Pope in Fatima to honour simple children who changed church


Pope Francis and pilgrims from around the world are flocking to a Catholic shrine town in Portugal to honor two poor, illiterate shepherd children whose visions of the Virgin Mary 100 years ago marked one of the most important events of the 20th-century Catholic Church.

Francis arrives Saturday to celebrate the centenary of the apparitions and canonise the children. He is hoping the message of peace that they reported 100 years ago, when Europe was in the throes of World War I, will resonate with the Catholic faithful today.

Thousands of pilgrims, waving flags from as far as Venezuela, Argentina and Cuba, braved a steady cold rain as they waited for him, many spending the night outdoors to make sure they had a good spot.

Over the past several days, church groups, families and individuals have made their way to Fatima, about 150 kilometres north of Lisbon, some completing the final leg of the pilgrimage on their knees in prayer.

Carrying candles, rosaries and roses, they have made their way to the statue dedicated to Our Lady of Fatima or tossed wax body parts ears, hearts, limbs into a huge fire to pray for healing.

“For me it is the second time I am here with a pope, first with John Paul II and now with Papa Francisco,” said pilgrim Elisabete Fradique Conceicao in between rain showers.

“They are simple men and that simplicity makes sense when you think what happened here 100 years ago.” On May 13, 1917, while they were grazing their sheep, the children saw the first of a half-dozen visions of the Virgin Mary. They said she revealed to them three “secrets” apocalyptic messages foreshadowing World War II, hell, the rise and fall of communism and the death of a pope and urged them to pray for peace and turn away from sin.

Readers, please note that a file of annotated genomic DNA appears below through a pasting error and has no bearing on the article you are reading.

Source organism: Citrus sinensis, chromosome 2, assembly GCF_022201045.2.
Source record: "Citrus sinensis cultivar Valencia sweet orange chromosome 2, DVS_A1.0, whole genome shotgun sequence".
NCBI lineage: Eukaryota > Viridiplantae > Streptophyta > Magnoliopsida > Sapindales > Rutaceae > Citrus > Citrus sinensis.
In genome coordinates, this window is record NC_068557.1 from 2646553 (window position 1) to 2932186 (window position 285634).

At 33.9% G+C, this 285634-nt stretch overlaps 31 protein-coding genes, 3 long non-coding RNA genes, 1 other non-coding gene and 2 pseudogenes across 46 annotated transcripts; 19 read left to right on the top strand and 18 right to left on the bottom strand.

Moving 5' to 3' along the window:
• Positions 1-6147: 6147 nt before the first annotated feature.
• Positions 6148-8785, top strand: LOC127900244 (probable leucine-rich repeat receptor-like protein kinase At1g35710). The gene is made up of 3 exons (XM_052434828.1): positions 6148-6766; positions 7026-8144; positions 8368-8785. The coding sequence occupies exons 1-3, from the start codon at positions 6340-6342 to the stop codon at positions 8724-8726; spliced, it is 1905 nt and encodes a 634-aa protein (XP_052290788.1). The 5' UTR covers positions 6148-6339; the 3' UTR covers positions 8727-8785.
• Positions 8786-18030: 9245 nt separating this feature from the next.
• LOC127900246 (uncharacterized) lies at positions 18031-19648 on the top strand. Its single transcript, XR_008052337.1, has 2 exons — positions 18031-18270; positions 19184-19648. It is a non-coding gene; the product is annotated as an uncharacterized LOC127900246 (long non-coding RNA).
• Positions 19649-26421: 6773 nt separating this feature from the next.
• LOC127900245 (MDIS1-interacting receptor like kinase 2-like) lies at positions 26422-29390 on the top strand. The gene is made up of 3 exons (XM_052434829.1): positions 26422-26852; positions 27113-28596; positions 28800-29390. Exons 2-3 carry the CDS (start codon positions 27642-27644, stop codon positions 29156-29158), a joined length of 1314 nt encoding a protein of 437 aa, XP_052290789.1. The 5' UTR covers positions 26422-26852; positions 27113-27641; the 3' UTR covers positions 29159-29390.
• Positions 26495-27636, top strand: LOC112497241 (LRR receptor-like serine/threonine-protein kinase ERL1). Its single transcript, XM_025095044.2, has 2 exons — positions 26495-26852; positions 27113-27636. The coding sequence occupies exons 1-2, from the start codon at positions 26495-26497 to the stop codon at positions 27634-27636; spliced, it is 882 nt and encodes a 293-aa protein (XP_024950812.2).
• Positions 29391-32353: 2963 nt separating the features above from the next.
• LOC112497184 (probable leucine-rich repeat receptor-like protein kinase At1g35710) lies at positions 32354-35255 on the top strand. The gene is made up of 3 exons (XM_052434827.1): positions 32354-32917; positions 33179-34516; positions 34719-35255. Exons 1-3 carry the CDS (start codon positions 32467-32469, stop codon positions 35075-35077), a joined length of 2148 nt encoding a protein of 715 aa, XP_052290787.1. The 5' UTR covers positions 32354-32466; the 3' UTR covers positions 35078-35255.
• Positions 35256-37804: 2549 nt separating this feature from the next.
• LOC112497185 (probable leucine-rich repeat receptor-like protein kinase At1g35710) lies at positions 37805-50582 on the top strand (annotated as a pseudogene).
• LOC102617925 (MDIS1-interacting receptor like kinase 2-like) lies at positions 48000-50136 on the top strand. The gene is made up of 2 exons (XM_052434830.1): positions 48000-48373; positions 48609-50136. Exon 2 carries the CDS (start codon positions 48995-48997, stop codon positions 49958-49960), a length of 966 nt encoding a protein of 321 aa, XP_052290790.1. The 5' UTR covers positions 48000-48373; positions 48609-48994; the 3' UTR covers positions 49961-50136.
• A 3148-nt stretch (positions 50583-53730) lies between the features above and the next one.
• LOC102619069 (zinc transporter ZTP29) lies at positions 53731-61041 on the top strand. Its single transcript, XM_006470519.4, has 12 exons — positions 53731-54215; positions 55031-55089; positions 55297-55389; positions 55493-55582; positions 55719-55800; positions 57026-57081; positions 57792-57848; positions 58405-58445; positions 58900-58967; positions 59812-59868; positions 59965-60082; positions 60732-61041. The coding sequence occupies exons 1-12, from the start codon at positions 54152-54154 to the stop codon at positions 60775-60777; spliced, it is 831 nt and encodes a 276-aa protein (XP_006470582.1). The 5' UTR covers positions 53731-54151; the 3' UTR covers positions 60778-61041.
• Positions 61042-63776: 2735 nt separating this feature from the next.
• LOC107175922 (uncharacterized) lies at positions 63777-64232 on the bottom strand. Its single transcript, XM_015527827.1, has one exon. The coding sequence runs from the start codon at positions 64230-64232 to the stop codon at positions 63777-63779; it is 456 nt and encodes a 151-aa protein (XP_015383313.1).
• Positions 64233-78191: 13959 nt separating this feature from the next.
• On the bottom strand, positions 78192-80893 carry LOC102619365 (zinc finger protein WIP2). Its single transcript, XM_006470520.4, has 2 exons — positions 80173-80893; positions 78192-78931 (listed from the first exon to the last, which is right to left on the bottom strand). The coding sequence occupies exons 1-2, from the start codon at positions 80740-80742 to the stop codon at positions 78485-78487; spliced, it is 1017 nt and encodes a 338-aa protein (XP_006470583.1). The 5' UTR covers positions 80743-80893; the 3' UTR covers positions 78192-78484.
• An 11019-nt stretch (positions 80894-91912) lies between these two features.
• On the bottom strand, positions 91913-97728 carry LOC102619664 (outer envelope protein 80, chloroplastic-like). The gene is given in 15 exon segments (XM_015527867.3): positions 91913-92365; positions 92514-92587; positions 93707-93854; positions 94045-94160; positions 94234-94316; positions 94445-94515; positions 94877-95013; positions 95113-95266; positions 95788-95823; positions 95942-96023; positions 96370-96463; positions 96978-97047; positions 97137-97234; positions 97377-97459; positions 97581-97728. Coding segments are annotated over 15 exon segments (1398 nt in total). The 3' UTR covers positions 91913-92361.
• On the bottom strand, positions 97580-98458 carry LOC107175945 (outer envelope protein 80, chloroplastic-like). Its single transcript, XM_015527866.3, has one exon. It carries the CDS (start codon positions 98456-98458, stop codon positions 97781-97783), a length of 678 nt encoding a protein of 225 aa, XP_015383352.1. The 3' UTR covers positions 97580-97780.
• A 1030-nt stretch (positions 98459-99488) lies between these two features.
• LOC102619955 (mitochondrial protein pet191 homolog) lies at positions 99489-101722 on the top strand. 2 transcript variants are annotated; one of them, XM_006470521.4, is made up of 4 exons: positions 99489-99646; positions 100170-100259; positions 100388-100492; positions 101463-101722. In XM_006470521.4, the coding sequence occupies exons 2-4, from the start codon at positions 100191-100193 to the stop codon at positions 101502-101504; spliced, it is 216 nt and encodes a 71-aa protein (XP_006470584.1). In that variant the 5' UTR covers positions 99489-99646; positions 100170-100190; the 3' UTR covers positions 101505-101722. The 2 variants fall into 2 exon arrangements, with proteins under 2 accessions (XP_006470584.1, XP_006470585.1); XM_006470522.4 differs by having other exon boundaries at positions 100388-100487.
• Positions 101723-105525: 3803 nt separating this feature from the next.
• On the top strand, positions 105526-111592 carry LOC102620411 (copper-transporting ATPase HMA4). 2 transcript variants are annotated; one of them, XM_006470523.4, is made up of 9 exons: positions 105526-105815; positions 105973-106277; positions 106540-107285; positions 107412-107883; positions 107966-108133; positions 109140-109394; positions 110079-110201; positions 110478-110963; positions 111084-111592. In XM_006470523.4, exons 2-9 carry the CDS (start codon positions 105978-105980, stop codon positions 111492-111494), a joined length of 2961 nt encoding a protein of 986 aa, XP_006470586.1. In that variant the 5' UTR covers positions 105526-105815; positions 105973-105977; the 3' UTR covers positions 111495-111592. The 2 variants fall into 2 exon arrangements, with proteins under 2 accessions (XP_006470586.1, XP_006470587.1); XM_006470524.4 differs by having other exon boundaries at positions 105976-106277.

At first doubted by the local Catholic Church and even their parents, the children’s story gained believers and was eventually accepted as an authentic apparition by the church in 1930. The children being canonised, brother and sister Francisco and Jacinta Marto, who were 9 and 7 at the time of the apparitions, died of influenza two years later. Their cousin, Lucia dos Santos, at 10 the ringleader of the group and who became the main raconteur of their tale, is on track for beatification, the first step toward becoming a saint. Her case couldn’t begin until after her death in 2005.

Francis’ deputy, Cardial Pietro Parolin, said the importance of Fatima lies specifically in the fact that poor, illiterate children not the wealthy, learned or intellectuals were able to convey a powerful message of love and forgiveness at a time of war when “the talk was of hatred, vendetta, hostilities.”

Fatima has long been associated with St John Paul II, given the Polish-born pope credited the Virgin Mary with having saved his life in 1981 when a would-be assassin shot him on Fatima’s feast day May 13 in St Peter’s Square. John Paul made the first of his three pilgrimages to Fatima the following May, and one of the bullets fired at him now adorns the crown of the Madonna at the shrine.

Like John Paul, the Argentinian-born Francis is exceedingly devoted to the Madonna, thanks in large part to the strong role that Marian devotions play in the popular piety of Latin American Catholics.

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